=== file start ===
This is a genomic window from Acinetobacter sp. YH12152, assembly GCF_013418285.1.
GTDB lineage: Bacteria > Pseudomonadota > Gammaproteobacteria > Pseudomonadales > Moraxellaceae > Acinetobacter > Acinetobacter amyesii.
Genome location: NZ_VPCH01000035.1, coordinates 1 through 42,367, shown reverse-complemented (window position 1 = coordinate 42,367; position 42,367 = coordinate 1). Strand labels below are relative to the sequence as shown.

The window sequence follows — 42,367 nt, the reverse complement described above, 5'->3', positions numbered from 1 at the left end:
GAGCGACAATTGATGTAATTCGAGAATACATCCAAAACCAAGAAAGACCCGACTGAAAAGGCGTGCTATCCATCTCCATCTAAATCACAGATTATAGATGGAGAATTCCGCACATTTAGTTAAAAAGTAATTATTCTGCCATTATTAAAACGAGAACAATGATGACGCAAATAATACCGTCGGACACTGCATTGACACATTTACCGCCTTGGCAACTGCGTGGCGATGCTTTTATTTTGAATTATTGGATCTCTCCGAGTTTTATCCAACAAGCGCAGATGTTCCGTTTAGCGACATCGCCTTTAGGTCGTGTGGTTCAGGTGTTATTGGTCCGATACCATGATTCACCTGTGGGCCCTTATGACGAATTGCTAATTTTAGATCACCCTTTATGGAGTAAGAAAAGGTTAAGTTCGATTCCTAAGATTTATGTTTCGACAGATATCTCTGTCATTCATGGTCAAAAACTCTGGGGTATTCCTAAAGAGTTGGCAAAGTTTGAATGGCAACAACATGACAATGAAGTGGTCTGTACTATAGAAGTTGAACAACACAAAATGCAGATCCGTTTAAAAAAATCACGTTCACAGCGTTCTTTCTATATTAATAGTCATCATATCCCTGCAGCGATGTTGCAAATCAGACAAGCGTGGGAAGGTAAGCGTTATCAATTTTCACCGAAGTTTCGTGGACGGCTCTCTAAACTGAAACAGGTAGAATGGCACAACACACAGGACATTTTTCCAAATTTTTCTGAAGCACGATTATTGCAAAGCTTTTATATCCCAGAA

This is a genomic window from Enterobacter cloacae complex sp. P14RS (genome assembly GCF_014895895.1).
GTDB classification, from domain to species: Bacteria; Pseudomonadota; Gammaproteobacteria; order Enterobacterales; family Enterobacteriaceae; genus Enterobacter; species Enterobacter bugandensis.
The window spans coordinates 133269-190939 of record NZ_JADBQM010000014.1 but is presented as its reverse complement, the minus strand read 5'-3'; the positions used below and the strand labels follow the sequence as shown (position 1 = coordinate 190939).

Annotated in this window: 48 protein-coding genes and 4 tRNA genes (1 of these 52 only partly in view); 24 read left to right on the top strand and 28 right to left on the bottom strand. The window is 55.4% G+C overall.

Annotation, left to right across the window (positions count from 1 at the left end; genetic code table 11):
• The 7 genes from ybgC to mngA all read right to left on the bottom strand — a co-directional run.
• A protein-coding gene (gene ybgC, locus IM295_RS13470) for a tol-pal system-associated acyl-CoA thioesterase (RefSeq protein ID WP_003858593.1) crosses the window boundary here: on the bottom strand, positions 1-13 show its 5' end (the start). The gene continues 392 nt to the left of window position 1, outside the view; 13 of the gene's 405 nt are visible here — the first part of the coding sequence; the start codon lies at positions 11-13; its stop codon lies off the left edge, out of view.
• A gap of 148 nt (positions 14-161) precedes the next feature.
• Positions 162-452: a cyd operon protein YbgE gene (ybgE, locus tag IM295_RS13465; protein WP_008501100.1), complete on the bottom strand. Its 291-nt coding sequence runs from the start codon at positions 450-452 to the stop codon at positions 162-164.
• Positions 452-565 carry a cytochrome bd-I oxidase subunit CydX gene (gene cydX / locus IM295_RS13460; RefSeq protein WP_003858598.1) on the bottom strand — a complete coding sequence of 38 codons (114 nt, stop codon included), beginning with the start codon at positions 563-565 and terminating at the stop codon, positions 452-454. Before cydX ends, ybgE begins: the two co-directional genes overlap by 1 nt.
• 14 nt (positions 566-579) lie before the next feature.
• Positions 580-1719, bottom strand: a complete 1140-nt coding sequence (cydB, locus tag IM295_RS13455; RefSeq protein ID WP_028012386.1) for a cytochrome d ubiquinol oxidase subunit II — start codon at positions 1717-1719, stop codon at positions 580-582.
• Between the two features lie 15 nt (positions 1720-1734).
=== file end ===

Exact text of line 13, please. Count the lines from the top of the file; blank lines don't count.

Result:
• A gap of 148 nt (positions 14-161) precedes the next feature.